Hipsters, rockers to meet at Mile High soiree

Los Angeles Premiere of DreamWorks' "Surviving Christmas" - Arrivals
Actor Ben Affleck is seen in this file photo.Kevin Winter / Getty Images file

Jeremy Thompson has to take this call.

"Of course you can invite Matt Damon," he chuckles into his cell phone. "Charlize will be there. Wait, has he done movies with Charlize?"

Thompson, 30, is a lead organizer of one of the Democratic National Convention's most star-studded fetes.

Wednesday night's "Unconventional '08" is a music festival and VIP after party hosted by up-and-coming San Francisco mayor Gavin Newsom and organized in conjunction with MoveOn.org. It's an event geared toward the hip denizens of the convention world — offering them a night so cutting-edge, it practically bleeds.

This shot of indie-rock chic is chased down with a bit of Tinseltown glitz.

Before the sun sets, attendees will rock out at a free block party played by bands like Clap Your Hands Say Yeah and the Cold War Kids.

Afterwards, VIP ticket-holders will enjoy a collaborative singer-songwriter jam session attended by the likes of Jenny Lewis of Rilo Kiley and Mathew Caws of Nada Surf.

The evening venue is the Manifest Hope Gallery, an exhibition of grassroots contemporary art coordinated by liberal super-interest-group MoveOn.org.

Expected to be mingling will be actors Ben Affleck (at the behest of the MoveOn team), Charlize Theron, and Matthew Modine, as well as musical artist Moby. Jennifer Lopez is also rumored to be on the list.

"It just came together organically," says Thompson. "That's the funny thing about it."

Father, activist
Don't let Jeremy's 818 (Los Angeles) area code and his friends-of-Damon calls fool you.

A smalltown Nebraska native who grew up in Denver, he suggests a favorite hometown brewery rather than the toney Palm Restaurant to grab a bite. He doesn't drink.

"Gotta stay sharp," he explains as he sips a lemonade.

A film school graduate, Thompson started experimenting with political web videos before it was cool. 

And, at 30, he's the father of three young children. The idea of reading them Dr. Seuss books lights up is face — even more than when he lands a big-name band.

That may be because booking hipster acts isn't Thompson's day job.

His passion is politics. Particularly, here, in a state that is redefining political alliances.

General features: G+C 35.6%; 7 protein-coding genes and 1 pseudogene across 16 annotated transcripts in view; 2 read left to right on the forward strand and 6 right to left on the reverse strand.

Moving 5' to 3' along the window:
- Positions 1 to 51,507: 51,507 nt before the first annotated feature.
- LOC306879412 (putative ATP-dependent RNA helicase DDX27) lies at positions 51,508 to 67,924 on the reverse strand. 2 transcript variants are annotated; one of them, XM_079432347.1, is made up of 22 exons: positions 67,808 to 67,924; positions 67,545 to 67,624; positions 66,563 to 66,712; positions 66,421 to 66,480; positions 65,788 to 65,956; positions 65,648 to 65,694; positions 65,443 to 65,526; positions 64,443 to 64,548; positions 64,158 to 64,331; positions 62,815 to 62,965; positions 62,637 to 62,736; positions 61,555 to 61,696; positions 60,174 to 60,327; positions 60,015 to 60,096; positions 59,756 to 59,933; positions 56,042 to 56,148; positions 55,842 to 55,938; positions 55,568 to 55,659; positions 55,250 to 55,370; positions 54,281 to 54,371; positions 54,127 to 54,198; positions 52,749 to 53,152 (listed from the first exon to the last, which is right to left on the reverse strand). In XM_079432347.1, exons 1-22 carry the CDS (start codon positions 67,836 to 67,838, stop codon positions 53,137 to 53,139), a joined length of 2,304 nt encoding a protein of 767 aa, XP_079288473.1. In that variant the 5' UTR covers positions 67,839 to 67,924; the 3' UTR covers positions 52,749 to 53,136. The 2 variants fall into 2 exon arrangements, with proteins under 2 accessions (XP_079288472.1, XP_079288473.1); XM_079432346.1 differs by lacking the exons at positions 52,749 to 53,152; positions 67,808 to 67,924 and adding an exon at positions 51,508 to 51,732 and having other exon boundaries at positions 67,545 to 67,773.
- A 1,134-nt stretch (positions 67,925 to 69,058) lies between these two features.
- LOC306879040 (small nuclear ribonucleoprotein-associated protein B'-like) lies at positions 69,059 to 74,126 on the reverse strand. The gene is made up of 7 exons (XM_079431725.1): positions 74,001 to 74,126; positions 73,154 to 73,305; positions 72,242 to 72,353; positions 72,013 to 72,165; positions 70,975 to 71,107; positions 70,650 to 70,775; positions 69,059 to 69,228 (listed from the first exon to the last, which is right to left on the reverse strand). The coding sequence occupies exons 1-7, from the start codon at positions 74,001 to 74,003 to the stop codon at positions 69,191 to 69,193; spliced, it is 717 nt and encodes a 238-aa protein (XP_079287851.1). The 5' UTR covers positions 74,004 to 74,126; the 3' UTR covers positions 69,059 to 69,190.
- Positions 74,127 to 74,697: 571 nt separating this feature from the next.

He first met Barack Obama, not under the bright lights of the Democratic nominee's oft-discussed rise to rock star status, but in policy meetings about a California proposition to redirect oil profit taxes to fund alternative energy research.

In a way, strange bedfellows are par for the course for this infectiously enthusiastic political consultant.

"Environmental nuts meet Chicago goons!" he exclaims, describing the new green and union coalitions gelling around one of the emerging hot-button issues in campaigns throughout the country.

Thompson's firm, SK Insight, specializes in pairing labor and environmental interest groups that have historically feuded. And tonight's event matches up anti-war activists and viral visual artists with funding from AT&T and the Northwest Carpenters Union.

"This is a real effort to create partnerships with groups that normally may not work together," he says. "In a way, that's symbolic of the political coalitions that Barack Obama has brought together too."

The network of alliances that has breathed life into the "Unconventional '08" show is unsurprising, says Thompson, in light of the extraordinary power wielded by its common element – young people.

While convention attendees are bobbling their state delegation banners tonight, the audience at the free outdoor show — young voters who haven't breathed the political air of the Pepsi Center —will be celebrating their own efforts at mobilization by bobbing their heads to the Silversun Pickups.

Red meat for Republicans?
But could a rash of blog posts about J. Lo sightings and crowds of band-tee-wearing Obama hipsterati be red meat for Republicans? Could this be fodder for a party eager to paint the Democratic nominee as a figure with all the depth and gravitas of a flippant emo rocker?

Thompson argues that the youth movement has been too organic to fit those GOP stereotypes.

Rather than an elaborately engineered spectacle of cool, the genesis of "Unconventional '08" started with outreach by the bands, who were eager to contribute — all on their own dime.

All of the groups appearing tonight are playing for free. (Los Angeles-based band Silversun Pickups is actually making the rare move of jetting to Denver in the midst of recording an album in order to play the show.) And much of the event was organized through under-the-radar social networks.

Still, it remains to be seen if the intersection of avant-garde artistry and peculiar political partnerships can bring young people to the polls as readily as it can pull them to a rock concert.

Thompson is confident that young people will be as formidable a force in the general election as they were during the primary season. Their energy will be harnessed – but not powered, he says, by the unlikely coalitions of old and new, square and hip, D.C. and Hollywood.

And maybe even by the likes of Matt Damon. His people will call your people.